The following is a critique of a teleconference conducted on the 16 March between the UK embassy in Japan and the UK Governments senior scientific advisor and members of SAGE, a UK government crisis panel formed in the aftermath of the Japanese tsunami to advise on the Fukushima crisis. These comments pertain specifically to the 16 March (UK time) teleconference with the British embassy and the minutes of SAGE meetings on the 15th and 16th that preceded that teleconference.
As a case study in risk communication what was said during this teleconference and how it was communicated is an exemplar of why risk communication under crisis conditions is so very difficult, and how easy it is for even highly trained and experienced professionals to fall into the narrative fallacy.
On the limits of advice
The first issue is that if we look at the statements made during the telecom as a risk assessment; the limitations of that assessment were not identified upfront to the audience.
For example reading the SAGE minutes you can see that the assessments were necessarily based upon a series of assumptions, due to the lack of hard data from TEPCO and NISA (this is also supported by material released under FOI requests to the Guardian newspaper). However this did not come through in the telecon where confidence was expressed in the information that SAGE did possess. There’s some discussion of uncertainties in answer to one of the questions raised towards the end but no meaningful coverage of the limits of the advice.
As another example of limitations, on the 14/15 Mar (in Japan) the worst fallout emissions from the hydrogen explosions was being deposited over by rain over the south of Japan, due to cyclone induced wind circulations. Fortunately this didn’t occur while the highest concentrations were over Tokyo or other population centres, but it did result in the contamination of Tokyo’s water supply and the presence of hotspots well outside the exclusion zone. Contrast this to the advice (perhaps more accurately reassurance) provided in the telecon on the question of whether wind could carry fallout.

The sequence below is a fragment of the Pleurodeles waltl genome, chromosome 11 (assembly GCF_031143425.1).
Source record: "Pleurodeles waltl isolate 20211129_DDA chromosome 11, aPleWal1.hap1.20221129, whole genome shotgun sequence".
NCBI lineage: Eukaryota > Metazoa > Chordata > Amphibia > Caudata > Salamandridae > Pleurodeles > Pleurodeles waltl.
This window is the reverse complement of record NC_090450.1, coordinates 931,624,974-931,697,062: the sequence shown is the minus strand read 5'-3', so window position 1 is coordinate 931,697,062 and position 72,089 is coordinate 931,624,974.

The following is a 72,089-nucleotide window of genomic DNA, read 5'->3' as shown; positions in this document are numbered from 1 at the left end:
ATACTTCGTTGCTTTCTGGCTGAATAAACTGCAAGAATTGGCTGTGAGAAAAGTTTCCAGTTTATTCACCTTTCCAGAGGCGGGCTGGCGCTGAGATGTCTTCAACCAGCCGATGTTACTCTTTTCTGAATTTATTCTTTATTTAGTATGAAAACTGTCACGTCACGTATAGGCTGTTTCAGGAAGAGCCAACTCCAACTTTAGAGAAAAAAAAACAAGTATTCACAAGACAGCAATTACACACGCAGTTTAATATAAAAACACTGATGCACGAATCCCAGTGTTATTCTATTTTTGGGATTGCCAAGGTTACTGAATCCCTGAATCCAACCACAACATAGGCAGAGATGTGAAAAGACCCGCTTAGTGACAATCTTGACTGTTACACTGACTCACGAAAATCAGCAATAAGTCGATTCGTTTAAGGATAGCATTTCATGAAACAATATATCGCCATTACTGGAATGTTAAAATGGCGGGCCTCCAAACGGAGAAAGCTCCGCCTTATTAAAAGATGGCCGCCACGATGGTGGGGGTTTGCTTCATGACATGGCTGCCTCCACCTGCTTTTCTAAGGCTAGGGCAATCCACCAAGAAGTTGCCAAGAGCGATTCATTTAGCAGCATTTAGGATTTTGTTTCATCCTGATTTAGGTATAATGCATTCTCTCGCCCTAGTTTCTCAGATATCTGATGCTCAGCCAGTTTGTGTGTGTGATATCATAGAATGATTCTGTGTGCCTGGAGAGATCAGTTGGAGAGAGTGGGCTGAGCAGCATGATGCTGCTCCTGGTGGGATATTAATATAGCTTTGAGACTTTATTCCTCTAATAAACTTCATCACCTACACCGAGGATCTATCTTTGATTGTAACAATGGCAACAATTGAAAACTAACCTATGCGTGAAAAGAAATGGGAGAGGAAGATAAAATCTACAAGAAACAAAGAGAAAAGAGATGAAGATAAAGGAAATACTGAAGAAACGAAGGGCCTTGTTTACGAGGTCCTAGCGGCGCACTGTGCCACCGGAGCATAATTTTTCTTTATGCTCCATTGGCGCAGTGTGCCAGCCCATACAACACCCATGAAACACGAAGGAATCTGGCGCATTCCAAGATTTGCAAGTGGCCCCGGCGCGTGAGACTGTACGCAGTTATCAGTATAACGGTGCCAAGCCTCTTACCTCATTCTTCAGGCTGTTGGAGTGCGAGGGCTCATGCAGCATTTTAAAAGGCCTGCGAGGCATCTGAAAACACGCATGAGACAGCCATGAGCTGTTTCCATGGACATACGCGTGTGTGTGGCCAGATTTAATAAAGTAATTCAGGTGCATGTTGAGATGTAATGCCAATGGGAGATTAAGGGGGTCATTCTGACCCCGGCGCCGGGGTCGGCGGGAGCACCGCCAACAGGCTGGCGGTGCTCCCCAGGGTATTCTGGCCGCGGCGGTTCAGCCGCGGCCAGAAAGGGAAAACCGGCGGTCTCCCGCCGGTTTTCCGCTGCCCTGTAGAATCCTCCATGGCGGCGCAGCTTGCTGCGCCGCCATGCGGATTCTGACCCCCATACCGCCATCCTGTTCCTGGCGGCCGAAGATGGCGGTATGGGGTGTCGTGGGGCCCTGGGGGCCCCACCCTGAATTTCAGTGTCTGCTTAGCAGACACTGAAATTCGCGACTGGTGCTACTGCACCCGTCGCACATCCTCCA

Uncertainty and the estimation of reasonable
Secondly there’s the (unstated) fluid nature of the worst case scenario and the associated issue of what does ‘reasonable’ actually mean.
At the time that the initial telecon 16th Mar (AM UK) the state of the fuel rod pools had been previously discussed during the SAGE meetings of the 15th (1400 UK) and an an enhanced worst case agreed although the original reasonable worst case was used in the telecom. By the 16th SAGE was now discussing the possibility of fallout in Tokyo sufficient to require sheltering in place in the context of the enhanced worst case. Throughout this period the risk of a hydrogen explosion due to the exposure of zircalloy fuel cladding in the core seems not to have been considered by SAGE, the explosions on the 15th were therefore a surprise as comments made during the 16 Mar teleconference indicated. So what was considered a ‘reasonable’ worst case evolved as the understanding of the situation evolved, however there was no indication given during the telecom that this would be the case. One could characterise this as a failure to characterise and communicate clearly the high degree of ontological uncertainty in such situations, what Donald Rumsfeld characterised as the “things we don’t know, we don’t know”.